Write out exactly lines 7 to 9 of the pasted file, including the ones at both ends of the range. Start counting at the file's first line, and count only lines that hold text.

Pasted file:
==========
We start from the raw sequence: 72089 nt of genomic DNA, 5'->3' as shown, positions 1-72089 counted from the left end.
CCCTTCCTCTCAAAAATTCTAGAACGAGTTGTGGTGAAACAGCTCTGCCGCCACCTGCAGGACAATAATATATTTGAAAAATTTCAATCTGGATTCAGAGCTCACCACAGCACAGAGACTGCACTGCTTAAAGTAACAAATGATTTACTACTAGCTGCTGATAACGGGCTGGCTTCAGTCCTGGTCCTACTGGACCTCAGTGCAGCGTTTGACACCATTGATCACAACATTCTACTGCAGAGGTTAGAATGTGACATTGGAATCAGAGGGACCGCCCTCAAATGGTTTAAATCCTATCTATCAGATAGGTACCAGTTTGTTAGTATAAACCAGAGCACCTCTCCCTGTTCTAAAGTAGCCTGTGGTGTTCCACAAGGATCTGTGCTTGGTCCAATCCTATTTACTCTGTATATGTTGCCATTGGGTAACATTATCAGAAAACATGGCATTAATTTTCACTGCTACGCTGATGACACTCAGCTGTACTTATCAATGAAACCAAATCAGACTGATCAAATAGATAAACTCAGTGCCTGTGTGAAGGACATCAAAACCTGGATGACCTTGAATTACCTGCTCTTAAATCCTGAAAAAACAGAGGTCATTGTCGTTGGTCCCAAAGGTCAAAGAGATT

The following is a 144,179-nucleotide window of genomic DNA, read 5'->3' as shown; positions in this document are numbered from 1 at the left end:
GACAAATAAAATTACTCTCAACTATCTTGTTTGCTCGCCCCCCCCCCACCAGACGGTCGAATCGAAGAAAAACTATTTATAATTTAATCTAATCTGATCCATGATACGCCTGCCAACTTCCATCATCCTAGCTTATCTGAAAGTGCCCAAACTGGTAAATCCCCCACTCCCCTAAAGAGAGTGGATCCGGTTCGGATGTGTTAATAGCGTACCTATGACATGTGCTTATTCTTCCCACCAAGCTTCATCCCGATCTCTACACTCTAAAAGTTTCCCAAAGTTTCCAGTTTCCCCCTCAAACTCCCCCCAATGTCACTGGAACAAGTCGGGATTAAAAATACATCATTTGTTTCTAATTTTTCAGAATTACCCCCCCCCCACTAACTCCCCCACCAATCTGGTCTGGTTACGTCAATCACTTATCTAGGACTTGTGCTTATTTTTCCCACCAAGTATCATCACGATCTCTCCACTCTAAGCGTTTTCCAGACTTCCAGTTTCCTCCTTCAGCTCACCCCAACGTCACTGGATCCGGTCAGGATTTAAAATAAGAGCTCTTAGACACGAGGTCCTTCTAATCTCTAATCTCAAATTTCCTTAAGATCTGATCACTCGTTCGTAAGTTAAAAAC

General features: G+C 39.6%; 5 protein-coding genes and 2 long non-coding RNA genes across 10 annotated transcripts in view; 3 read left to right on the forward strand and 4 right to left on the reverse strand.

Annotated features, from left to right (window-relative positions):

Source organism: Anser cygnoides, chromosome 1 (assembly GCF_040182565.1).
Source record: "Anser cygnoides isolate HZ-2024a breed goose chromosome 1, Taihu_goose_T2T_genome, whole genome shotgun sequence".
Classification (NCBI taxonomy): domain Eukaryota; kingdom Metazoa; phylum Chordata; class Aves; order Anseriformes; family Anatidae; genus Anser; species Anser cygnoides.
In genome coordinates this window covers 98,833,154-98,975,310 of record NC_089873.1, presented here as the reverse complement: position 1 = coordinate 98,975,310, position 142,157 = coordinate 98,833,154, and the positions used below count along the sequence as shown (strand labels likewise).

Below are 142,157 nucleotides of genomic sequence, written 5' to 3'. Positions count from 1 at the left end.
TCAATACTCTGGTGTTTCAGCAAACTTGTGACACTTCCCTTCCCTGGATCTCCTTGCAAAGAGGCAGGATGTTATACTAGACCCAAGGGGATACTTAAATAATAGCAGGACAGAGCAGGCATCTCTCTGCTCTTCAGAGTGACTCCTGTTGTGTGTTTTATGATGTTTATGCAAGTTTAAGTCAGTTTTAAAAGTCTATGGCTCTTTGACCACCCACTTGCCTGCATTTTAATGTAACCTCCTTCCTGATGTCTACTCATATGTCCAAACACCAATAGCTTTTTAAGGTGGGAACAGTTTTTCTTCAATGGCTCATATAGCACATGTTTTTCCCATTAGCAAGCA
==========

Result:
Source organism: Anser cygnoides, chromosome 1 (assembly GCF_040182565.1).
Source record: "Anser cygnoides isolate HZ-2024a breed goose chromosome 1, Taihu_goose_T2T_genome, whole genome shotgun sequence".
Classification (NCBI taxonomy): domain Eukaryota; kingdom Metazoa; phylum Chordata; class Aves; order Anseriformes; family Anatidae; genus Anser; species Anser cygnoides.